NHS will offer diet and exercise support to obese Brits

NHS will fund new national programme to help beat diabetes

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Tens of thousands of obese Britons are to be offered “proper support” including special diets and exercise programmes in a new bid to stave off the threat of diabetes, the NHS has announced.

Simon Stevens, NHS England’s chief executive, said that doctors will now be tasked with spotting overweight patients and offering them treatment to lose weight, and companies will be encouraged to use financial incentives such as gift vouchers as a “nudge” to tempt workers into shedding excess pounds, he said.

The NHS boss was speaking ahead of the first ever national programme in England to prevent the growth of diabetes, amid mounting concerns over rising levels of obesity which have gone from 15 per cent to 25 per cent in the last 20 years.

The programme, which he claimed will be a world first in terms of being “evidence based”, will be drawn up by NHS England, Public Health England, and Diabetes UK in the New Year.

“If we get our act together - as the NHS, as parents, as schools, the food industry - we can get back in shape,” said Mr Stevens.

“The NHS is going to be funding a new national programme, proven to work, that will offer tens of thousands of people at risk of diabetes proper support to get healthier, eat better and exercise more,” he added.

It will centre on “exercise, eating well and making smart health choices, and we're going to start making it available free on the NHS”.

For those at risk of diabetes, losing less than 10 per cent of their weight can reduce the risk by nearly 60 per cent, Mr Stevens added.

Hitting out at a recent judgement by the European courts that obesity is a disability, he said: “Rather than recent daft judgements by the European court practically pretending that obesity is inevitable, in England in 2015 we're going to start proving that it isnt.”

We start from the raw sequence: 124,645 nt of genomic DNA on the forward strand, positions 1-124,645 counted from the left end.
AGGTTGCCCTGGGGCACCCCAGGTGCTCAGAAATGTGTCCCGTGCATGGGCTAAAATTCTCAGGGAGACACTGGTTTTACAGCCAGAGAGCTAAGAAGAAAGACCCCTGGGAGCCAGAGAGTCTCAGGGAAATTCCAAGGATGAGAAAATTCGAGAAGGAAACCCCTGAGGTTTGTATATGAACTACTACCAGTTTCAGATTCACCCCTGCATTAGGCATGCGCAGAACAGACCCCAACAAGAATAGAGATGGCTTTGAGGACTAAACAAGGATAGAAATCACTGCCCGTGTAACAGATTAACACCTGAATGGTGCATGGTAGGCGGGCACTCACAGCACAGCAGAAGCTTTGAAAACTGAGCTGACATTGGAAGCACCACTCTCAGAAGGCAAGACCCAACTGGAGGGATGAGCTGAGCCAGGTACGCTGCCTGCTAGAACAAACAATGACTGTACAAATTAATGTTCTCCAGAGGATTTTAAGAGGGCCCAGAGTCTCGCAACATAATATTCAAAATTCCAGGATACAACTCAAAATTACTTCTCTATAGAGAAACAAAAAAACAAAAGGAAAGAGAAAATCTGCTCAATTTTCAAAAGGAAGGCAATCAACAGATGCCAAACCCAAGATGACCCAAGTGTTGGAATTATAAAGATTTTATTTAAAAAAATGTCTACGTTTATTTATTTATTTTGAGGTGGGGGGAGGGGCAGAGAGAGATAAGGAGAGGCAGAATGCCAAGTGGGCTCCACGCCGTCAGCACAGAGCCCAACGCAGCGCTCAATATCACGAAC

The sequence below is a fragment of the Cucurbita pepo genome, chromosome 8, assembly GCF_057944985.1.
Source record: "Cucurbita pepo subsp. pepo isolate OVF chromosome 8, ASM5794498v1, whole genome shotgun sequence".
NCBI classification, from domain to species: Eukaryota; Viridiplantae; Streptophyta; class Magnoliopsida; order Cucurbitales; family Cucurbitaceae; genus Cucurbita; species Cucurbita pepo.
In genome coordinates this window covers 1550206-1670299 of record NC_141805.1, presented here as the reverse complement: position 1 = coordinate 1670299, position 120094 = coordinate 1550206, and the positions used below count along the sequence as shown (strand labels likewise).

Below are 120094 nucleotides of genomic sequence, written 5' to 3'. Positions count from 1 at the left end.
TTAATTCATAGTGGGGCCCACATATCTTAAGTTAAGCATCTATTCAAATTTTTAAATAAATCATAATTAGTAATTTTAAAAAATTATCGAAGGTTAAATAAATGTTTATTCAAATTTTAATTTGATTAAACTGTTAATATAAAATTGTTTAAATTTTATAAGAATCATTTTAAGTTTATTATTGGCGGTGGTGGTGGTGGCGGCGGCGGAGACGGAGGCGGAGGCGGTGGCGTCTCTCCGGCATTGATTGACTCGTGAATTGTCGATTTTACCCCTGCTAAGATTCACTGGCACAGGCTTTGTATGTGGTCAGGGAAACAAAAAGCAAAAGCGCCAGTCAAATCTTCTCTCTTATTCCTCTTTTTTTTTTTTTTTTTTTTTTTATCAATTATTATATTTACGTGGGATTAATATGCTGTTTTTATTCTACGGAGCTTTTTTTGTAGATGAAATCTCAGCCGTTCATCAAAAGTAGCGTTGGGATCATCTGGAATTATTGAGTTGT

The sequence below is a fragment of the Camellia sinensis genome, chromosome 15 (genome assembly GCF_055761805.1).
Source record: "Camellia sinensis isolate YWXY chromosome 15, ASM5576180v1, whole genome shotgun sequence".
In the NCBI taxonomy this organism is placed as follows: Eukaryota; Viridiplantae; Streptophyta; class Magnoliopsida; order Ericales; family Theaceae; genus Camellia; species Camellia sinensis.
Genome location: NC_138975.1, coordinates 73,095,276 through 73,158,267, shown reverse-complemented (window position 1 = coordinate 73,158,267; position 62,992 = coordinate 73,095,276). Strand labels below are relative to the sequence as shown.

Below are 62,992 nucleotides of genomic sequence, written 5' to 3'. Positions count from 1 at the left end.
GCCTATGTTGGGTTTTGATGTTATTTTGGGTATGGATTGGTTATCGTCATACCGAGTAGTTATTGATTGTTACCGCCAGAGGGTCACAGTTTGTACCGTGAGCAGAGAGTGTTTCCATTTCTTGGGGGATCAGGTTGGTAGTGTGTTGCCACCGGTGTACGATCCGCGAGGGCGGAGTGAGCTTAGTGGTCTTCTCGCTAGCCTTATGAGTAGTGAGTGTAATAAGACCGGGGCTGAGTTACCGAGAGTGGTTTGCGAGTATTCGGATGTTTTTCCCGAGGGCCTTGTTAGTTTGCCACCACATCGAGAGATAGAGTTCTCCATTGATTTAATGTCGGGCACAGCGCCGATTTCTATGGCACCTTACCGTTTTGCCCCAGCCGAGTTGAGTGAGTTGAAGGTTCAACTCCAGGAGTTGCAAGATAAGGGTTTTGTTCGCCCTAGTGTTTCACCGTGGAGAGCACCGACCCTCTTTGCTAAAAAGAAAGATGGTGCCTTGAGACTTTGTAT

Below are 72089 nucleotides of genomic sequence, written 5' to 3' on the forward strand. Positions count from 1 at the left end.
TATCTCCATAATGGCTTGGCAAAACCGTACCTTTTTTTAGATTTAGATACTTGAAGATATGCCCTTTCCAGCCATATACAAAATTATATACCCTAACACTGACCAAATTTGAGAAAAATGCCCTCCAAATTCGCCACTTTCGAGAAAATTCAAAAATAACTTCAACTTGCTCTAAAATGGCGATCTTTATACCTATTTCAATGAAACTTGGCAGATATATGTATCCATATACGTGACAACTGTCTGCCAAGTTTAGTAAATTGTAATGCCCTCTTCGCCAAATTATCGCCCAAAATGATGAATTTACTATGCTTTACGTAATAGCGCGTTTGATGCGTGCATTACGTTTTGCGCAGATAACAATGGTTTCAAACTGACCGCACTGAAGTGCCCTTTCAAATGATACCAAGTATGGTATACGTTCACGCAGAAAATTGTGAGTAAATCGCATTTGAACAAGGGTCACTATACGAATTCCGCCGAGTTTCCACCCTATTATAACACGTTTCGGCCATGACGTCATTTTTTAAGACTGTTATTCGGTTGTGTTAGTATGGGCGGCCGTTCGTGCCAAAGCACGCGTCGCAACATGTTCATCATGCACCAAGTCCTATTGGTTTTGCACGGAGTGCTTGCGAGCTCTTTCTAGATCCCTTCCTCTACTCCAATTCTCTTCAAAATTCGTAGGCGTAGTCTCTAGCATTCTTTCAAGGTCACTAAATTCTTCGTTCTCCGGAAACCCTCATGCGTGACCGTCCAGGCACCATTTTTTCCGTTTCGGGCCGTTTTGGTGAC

More than three million people in Britain have diabetes and dealing with the disease costs the NHS around £10 billion every year.

Diabetes is a “major cause” of premature death in more than 22,000 people each year, yet "a significant proportion of these are preventable”, said Duncan Selbie, chief executive of PHE.

“We said we need to get serious about prevention, this programme will show we mean business,” he added.

The news was welcomed by the Royal College of Physicians, but Professor John Wass, RCP's vice-president, said: “There are not enough hospital services including bariatric surgery for obese people, and not enough help to prevent people becoming obese in the first place. We need both preventive public health measures and better services for people who are already obese.”

This comes in the wake of new figures released this month revealing Britain to be one of the fattest nations in the world, coming second to Hungary in a study of 35 European countries by the Organisation for Economic Cooperation and Development. One in four British adults are obese – far higher than the European average of 16.7 per cent, according to the report.

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